I recently regressed into toxicity by biting off a bit more than I could chew, and as part of reflecting on this period I’d like to gather outside observations of the ways I break down under pressure. I expect most people would prefer to do this privately, and possibly anonymously as well, so feel free to send it to aeoli.pera at gmail or your preferred method of contacting me.
Glosoli, Akuma, and all others I’ve banned over the years are unbanned from the comments of this post. I’ve found the characteristic lack of restraint displayed by opponents, for lack of a better term, lends itself to very honest negative feedback that can be beneficially translated from the opponent’s value system to my own.
To spur your thinking, here’s a selection from Robert Greene on some common flavors of compulsive toxicity. FWIW what I observe in myself is a lot of the Big Talker and the Easy Moralizer and a little bit of the Hyperperfectionist, the Personalizer, and the Pampered Prince (the latter, if true, being more apparent in material contact with me than online). The Easy Moralizer only comes out under stress these days (disguised as an obsession with doing things right, rather than doing the right thing), but it’s apparently still in there.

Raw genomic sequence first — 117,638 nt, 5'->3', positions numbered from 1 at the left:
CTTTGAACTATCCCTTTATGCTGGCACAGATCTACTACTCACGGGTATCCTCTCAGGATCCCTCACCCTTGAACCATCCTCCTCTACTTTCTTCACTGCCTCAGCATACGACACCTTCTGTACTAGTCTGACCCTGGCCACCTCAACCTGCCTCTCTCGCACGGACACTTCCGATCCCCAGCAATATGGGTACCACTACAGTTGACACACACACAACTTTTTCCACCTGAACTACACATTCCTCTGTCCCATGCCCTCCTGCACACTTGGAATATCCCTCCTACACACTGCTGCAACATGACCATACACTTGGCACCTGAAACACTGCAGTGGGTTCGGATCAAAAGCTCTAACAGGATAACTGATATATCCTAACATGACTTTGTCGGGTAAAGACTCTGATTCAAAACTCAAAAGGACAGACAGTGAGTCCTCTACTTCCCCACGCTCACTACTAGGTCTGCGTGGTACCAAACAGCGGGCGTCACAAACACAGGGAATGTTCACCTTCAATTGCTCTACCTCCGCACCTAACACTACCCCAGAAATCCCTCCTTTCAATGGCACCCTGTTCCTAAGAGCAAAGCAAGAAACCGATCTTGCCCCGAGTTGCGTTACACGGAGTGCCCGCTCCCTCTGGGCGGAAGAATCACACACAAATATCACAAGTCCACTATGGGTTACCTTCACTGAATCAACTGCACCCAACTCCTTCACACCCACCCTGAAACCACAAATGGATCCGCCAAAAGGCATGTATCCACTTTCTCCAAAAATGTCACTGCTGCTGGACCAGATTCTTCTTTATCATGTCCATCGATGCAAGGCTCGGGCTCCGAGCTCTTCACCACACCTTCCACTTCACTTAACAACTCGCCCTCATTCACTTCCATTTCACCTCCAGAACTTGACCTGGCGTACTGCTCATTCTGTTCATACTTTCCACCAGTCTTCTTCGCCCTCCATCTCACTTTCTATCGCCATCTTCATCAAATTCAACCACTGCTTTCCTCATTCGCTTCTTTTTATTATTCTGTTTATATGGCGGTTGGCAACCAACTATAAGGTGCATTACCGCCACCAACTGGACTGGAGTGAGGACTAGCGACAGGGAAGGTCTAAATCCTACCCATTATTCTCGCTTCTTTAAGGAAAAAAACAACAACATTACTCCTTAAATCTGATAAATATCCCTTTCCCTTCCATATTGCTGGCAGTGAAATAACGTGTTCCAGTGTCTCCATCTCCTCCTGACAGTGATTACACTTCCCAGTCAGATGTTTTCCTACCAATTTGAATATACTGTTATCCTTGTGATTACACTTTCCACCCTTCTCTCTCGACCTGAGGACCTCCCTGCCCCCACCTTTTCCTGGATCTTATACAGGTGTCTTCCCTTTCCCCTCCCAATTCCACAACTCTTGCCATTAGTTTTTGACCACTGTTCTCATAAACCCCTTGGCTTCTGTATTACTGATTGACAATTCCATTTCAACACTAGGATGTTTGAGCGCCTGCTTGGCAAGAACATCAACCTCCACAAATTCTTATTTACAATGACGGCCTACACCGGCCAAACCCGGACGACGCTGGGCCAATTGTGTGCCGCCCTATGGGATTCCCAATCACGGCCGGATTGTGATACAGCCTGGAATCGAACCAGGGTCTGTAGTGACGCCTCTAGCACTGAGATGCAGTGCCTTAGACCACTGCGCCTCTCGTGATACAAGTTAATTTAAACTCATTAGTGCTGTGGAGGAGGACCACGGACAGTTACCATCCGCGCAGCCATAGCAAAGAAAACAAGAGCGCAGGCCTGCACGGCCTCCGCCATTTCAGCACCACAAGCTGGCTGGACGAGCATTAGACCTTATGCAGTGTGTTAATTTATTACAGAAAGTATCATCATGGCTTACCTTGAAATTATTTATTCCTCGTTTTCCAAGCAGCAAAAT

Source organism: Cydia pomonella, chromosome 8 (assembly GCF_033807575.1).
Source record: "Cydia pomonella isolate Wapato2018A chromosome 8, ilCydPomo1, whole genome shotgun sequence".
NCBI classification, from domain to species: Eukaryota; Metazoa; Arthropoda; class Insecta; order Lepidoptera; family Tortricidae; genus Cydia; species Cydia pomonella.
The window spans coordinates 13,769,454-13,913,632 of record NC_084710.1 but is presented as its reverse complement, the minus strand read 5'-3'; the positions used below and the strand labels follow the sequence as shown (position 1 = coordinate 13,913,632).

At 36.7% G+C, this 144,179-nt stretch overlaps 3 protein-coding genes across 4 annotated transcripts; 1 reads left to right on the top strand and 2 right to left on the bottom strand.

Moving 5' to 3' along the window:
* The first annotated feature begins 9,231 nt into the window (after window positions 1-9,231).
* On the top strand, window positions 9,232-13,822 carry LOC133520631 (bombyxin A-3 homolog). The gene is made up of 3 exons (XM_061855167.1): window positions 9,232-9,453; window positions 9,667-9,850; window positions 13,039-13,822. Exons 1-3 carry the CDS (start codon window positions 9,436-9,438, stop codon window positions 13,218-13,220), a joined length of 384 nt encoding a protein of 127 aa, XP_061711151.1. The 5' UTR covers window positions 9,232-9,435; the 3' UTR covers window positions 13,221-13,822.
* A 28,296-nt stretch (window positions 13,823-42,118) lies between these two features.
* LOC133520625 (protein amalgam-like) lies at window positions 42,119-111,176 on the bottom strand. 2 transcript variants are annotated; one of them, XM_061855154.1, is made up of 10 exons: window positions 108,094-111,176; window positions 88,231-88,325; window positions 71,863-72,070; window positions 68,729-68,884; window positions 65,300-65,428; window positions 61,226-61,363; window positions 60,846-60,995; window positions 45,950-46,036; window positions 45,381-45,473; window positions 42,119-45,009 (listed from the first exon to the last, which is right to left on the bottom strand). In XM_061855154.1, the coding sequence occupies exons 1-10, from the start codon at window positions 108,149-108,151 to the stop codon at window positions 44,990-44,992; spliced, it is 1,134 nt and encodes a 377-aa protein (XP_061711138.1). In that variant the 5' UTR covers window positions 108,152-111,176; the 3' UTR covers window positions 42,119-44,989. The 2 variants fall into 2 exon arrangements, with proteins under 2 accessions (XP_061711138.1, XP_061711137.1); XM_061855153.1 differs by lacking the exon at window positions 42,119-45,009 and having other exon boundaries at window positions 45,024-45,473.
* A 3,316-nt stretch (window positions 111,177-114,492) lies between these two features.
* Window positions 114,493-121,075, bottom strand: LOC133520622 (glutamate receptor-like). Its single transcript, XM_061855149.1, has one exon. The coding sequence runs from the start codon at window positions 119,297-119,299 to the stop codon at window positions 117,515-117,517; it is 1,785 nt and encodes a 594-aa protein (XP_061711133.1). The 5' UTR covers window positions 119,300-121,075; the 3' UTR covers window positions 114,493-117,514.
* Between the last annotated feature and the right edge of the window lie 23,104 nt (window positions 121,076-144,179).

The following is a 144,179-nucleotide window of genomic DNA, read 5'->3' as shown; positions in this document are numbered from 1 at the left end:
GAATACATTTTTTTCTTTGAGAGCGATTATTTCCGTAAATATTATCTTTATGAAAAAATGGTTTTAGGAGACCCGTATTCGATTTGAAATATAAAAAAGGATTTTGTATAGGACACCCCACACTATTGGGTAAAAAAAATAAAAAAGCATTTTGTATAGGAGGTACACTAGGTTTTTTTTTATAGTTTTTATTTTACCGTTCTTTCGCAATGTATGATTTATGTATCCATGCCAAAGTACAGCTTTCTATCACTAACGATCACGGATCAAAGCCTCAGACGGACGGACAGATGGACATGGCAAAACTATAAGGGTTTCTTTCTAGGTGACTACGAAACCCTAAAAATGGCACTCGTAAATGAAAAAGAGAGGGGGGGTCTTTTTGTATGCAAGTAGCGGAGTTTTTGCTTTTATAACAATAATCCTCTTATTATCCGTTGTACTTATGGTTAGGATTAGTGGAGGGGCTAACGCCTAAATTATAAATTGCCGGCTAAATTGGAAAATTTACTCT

Although each person’s character is as unique as a fingerprint, we can notice throughout history certain types that keep recurring and that can be particularly pernicious to deal with. As opposed to the more obviously evil or manipulative characters that you can spot a mile away, these types are trickier. They often lure you in with an appearance that presents their weaknesses as something positive. Only over time do you see the toxic nature beneath the appearance, often when it is too late. Your best defense is to be armed with knowledge of these types, to notice the signs earlier on, and to not get involved or to disengage from them as quickly as possible.